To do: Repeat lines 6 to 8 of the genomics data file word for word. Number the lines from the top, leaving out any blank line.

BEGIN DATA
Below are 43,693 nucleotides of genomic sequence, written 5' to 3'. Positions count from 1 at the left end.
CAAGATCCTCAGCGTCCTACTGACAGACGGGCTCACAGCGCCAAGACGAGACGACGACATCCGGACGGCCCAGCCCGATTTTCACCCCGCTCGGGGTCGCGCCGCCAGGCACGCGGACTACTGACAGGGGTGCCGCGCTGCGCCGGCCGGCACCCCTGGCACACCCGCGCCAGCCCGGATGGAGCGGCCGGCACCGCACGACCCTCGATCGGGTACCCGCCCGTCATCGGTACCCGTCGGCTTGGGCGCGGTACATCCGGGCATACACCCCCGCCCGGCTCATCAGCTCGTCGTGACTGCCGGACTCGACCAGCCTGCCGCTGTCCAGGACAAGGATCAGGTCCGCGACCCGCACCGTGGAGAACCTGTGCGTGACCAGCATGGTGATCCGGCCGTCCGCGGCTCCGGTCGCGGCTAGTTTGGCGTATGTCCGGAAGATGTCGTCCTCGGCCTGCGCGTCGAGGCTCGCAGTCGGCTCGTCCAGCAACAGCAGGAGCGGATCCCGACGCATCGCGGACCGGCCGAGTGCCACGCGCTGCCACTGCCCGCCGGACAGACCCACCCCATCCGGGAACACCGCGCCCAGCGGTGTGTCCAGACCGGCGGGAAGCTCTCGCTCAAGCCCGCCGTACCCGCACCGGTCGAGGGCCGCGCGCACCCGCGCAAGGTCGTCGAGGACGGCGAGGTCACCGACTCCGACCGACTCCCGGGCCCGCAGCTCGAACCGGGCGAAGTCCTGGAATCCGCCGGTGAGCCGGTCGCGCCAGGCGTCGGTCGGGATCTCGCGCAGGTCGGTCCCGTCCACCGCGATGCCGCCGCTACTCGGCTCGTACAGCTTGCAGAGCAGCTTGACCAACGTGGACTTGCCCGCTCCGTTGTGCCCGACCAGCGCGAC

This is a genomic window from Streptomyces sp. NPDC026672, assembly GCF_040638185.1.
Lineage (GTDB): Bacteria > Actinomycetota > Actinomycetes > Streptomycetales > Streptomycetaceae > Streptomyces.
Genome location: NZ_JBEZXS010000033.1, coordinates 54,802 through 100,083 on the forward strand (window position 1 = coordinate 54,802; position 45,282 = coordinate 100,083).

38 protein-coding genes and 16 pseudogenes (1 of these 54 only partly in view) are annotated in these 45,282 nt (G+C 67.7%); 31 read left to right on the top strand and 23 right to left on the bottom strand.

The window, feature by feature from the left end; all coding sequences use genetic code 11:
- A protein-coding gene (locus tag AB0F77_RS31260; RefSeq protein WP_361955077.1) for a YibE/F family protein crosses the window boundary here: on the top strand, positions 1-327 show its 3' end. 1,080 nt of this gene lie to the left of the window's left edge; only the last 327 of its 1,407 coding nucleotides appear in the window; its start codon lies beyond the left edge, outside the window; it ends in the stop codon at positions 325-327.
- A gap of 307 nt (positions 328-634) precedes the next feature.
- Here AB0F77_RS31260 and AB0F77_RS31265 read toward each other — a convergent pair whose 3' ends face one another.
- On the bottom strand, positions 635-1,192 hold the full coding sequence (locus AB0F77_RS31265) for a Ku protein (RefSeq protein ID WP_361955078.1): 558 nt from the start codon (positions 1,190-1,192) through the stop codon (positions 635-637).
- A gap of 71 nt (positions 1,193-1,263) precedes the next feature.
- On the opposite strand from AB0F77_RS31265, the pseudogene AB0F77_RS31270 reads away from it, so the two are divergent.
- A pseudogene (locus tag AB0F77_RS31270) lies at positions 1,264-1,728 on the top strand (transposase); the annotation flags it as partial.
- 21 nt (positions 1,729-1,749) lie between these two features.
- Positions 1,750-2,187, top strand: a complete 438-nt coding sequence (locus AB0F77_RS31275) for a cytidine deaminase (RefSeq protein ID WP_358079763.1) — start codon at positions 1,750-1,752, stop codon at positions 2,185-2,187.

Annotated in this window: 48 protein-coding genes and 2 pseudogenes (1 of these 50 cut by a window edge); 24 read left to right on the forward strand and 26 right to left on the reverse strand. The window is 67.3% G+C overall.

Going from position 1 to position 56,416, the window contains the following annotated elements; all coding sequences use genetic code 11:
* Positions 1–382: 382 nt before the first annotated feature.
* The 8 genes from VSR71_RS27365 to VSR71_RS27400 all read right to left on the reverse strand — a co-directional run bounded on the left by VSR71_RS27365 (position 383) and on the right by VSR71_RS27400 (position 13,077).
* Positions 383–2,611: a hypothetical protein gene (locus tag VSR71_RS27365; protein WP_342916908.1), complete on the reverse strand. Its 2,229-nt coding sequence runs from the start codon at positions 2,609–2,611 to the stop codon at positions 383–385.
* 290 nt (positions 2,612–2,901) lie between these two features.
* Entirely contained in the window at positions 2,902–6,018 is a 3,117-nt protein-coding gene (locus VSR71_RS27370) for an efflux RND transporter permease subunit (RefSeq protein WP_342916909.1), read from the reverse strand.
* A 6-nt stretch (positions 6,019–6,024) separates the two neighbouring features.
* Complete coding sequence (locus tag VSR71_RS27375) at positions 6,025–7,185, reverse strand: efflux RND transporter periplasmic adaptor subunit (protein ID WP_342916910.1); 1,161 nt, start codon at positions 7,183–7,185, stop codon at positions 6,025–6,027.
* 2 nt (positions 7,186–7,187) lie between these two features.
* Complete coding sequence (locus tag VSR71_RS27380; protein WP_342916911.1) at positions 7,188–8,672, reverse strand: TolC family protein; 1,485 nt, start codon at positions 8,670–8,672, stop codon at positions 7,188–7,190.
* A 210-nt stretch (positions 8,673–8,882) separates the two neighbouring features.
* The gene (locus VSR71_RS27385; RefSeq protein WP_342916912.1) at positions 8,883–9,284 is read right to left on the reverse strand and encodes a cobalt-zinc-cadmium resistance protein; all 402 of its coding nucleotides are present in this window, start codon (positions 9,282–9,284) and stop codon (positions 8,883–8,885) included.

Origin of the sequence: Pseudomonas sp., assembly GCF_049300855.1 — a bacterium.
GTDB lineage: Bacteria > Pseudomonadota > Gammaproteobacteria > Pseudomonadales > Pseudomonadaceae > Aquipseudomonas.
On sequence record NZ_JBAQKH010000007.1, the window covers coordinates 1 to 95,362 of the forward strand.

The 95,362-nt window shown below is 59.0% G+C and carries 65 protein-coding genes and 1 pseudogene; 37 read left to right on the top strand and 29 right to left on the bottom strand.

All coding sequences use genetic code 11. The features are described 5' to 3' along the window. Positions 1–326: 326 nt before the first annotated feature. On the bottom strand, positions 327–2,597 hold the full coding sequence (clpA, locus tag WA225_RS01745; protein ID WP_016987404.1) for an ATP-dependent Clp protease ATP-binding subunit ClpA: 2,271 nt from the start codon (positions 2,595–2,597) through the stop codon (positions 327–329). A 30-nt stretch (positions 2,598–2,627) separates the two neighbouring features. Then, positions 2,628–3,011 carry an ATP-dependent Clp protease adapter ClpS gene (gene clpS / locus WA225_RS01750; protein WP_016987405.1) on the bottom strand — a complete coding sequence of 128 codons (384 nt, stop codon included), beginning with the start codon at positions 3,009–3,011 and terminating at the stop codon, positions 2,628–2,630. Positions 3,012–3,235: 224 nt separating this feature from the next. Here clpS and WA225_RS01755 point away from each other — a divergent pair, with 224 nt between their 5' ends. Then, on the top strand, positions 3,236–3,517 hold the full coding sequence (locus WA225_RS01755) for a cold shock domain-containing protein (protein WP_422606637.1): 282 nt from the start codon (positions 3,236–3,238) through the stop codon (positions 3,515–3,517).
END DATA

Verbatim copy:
38 protein-coding genes and 16 pseudogenes (1 of these 54 only partly in view) are annotated in these 45,282 nt (G+C 67.7%); 31 read left to right on the top strand and 23 right to left on the bottom strand.

The window, feature by feature from the left end; all coding sequences use genetic code 11:
- A protein-coding gene (locus tag AB0F77_RS31260; RefSeq protein WP_361955077.1) for a YibE/F family protein crosses the window boundary here: on the top strand, positions 1-327 show its 3' end. 1,080 nt of this gene lie to the left of the window's left edge; only the last 327 of its 1,407 coding nucleotides appear in the window; its start codon lies beyond the left edge, outside the window; it ends in the stop codon at positions 325-327.